We had opportunities to take photos with the soldier who guards the room. He looked just like all the others; a serious fellow who stands with his hands by his sides, fists clenched. This stance is a starting Tae Kwon Do position, and the clenched fists a sign of readiness. His face is hidden by reflective Ray Bans, which are, I’m told, to hide his eyes so his enemies can’t see where he is looking. As bizarre as it sounds, he was bloody scary. In my photo ‘with’ him, I am five meters away from the guy.
I suppose the ‘taking a picture’ guard is luckier than the guards who have to guard the border. They stand behind the buildings exposing only one side of their bodies with one Ray-Baned eye staring at the North Korean guard doing the same from his side. Pretty tense.
On the North Korean side you can see guards walking around in front of a big marble building and some of them look over at us with binoculars. I didn’t point them out for safety reasons.
Stay where I can see you
As we continue on what is becoming increasingly like a Disney ride, I notice the Koreans have a knack for naming things. First we see the ‘Bridge of No Return’ which was used for prisoner exchange after the war. Prisoners could choose to stay in the country they were captured or cross the bridge, but as the name suggests, their decision was final. We then visited the ‘Axe-murder Tree Memorial’ which is in memory of two US soldiers being gunned down whilst pruning a poplar tree. Next is the Dora Observatory where we get to look out through large binoculars at the brown nothingness that is the DMZ.
We are told the mist will obstruct our view but miraculously the mist clears for our groups as if waiting for the guide’s cue. The winter landscape was a forest of endless crooked trees with red tinges. There is nothing to see but these close-knit trees, hiding generous sprinklings of landmines. It is as if the scenery knows it’s a war zone, and should look as scary as possible.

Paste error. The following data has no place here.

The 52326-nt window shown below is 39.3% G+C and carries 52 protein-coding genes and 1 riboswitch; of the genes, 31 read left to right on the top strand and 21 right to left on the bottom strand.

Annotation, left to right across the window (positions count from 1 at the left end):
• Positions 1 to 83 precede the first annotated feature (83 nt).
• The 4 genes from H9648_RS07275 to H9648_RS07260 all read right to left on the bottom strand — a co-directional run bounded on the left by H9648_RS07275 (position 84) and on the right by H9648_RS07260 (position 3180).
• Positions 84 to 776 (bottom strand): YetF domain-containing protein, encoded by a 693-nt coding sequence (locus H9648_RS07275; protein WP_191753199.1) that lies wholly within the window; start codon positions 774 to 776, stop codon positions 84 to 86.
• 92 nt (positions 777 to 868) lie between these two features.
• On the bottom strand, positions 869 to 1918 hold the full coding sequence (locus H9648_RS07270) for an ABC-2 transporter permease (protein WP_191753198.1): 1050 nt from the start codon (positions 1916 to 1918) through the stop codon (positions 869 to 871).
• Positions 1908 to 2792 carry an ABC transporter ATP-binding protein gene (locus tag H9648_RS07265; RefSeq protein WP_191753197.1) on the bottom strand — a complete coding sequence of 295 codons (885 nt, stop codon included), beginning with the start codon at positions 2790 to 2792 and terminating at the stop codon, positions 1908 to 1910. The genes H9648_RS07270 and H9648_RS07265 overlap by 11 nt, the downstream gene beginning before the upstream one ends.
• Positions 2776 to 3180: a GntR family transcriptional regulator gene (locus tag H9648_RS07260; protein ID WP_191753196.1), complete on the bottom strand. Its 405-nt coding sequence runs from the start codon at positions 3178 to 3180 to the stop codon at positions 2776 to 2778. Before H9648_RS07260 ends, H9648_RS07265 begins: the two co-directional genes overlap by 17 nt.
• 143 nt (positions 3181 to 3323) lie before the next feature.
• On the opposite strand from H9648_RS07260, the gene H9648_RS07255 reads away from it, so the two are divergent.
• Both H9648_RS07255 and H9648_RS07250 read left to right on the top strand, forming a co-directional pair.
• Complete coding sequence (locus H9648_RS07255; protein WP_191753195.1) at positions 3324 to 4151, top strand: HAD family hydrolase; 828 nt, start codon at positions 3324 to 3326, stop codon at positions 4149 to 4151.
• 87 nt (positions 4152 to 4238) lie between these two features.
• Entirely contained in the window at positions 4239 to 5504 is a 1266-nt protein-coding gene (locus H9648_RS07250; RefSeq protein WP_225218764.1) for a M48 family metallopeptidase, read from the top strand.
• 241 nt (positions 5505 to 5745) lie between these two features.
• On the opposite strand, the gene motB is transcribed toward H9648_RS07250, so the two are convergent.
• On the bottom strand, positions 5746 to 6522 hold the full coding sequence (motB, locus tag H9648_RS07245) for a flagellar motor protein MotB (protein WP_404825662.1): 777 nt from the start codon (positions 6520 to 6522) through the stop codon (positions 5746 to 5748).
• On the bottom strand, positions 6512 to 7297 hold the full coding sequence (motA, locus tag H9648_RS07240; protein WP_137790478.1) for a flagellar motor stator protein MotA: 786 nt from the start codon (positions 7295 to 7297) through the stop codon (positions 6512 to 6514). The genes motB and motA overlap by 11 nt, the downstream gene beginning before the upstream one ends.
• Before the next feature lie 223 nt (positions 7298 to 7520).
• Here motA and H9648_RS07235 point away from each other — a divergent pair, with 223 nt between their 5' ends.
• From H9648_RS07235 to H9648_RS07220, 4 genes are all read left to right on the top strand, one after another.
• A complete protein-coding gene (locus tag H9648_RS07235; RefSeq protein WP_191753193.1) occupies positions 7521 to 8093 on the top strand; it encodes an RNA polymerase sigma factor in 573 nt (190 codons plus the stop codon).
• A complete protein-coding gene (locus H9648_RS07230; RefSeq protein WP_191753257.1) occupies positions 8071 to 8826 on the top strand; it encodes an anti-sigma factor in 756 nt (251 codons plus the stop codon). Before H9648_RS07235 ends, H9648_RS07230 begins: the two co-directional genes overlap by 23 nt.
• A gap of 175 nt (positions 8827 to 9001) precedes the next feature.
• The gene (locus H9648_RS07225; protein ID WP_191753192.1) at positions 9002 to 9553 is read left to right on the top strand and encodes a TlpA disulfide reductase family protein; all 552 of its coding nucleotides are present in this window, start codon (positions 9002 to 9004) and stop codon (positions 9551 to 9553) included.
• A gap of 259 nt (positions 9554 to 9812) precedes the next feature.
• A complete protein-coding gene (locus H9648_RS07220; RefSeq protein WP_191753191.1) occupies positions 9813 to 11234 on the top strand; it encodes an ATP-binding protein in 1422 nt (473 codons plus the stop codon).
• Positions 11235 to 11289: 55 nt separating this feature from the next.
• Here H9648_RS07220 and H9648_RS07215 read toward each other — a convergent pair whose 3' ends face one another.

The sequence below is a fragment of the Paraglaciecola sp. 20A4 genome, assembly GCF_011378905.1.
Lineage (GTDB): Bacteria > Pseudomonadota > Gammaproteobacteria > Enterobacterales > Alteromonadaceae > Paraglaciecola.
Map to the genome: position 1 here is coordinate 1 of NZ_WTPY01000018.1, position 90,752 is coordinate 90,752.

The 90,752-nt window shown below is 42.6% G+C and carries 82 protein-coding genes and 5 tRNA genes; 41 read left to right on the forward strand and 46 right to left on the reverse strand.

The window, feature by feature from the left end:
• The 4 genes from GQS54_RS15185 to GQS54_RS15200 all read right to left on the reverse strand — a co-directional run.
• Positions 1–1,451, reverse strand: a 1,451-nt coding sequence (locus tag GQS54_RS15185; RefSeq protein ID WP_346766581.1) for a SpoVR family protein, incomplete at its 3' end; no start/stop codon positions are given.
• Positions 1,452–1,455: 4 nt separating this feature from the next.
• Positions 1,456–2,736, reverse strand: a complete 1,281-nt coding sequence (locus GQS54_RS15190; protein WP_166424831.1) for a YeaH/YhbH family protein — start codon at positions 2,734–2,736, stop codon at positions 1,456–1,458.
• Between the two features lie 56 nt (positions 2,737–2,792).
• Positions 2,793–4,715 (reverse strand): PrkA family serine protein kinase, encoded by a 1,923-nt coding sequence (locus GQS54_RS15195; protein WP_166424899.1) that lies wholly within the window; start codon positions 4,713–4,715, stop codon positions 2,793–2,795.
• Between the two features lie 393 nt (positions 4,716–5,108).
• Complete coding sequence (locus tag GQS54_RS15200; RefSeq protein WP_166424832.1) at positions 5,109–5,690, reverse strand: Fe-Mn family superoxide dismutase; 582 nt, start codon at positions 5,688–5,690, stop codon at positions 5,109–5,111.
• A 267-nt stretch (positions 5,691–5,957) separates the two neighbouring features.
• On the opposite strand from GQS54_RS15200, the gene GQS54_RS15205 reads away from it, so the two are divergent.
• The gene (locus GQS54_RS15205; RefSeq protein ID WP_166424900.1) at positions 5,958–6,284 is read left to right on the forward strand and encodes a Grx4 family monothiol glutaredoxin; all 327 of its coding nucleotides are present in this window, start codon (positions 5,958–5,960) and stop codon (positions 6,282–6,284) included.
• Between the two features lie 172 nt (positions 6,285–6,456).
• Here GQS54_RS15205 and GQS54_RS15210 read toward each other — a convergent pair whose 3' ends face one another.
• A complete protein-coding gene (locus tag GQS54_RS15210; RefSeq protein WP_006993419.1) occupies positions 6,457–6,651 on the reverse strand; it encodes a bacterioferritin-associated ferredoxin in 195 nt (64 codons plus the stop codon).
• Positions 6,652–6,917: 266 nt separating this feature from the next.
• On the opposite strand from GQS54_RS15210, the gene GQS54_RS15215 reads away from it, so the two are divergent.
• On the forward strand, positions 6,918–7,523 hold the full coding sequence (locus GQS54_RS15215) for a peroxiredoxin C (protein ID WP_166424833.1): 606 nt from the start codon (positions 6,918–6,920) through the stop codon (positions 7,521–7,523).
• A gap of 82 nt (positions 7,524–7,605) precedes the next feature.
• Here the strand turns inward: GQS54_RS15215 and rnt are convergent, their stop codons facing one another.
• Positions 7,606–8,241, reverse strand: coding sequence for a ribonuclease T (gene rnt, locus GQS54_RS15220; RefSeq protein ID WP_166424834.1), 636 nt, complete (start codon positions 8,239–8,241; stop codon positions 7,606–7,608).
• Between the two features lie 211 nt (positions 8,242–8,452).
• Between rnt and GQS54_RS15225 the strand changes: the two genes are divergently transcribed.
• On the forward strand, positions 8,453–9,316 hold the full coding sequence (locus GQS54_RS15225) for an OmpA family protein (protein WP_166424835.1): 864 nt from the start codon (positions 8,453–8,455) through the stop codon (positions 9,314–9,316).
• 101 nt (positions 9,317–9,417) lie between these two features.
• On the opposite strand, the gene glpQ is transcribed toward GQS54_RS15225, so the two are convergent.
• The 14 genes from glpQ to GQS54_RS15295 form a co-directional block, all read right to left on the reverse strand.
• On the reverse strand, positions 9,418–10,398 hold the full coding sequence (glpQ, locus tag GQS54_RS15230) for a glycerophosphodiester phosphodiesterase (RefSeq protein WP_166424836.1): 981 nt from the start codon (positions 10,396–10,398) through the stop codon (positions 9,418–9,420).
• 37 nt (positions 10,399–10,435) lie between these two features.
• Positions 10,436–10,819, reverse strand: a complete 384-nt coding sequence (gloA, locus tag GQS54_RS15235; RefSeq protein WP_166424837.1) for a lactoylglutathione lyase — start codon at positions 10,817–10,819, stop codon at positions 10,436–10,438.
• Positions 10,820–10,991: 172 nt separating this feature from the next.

“Don’t run off into the bushes” warns Mr. Kim. Not that I was ever temped; landmines and men in watchtowers pointing machine guns is not my idea of fun. Looking through the binoculars on our platform I see a man staring back at me from behind his gun and he doesn’t look happy. I’m not sure if I’m glad the mist cleared or not. After thinking it was all a bit ridiculous, I now feel very unsafe.
Lastly, we get a taste of a Guinness World Record North Korean style. Evidently, North Korea has done it; they have beaten South Korea in at least one way. They have the tallest flagpole in the world. In the 1980s the South erected a 98.4 meter high flagpole to fly their flag near the border. So, the North erected a 160 meter one. This is the tallest flagpole in the world. Congratulations. The flag on it is so huge and heavy that when it rains the flag must be immediately taken down otherwise the flagpole could buckle under its weight and fall over. In fact, the flag cannot even fly in a stiff breeze. It seems to sum up North Korean perfectly; full of grand ideas but not actually working.
The gift shop at the end of the tour (yes, gift shop) sells Ray Bans and shot glasses. A place like this can’t possibly exist, behind the mist surely there’s a director yelling ‘That’s not how you hold binoculars menacingly!’ It’s all a set; the soldiers, all actors in rented uniforms.
After a day all about division, our last stop (before the amethyst shop) was the Dorasan train station. The station has been built in the event that the North and South run a train between the countries. It’s all a final show. The station is aglow with fluorescent lights and there are soldiers and ticket ladies waiting to greet us. Even digital timetable boards are working: Seoul to Pyongyang leaving from track zero. There are of course, no scheduled departures.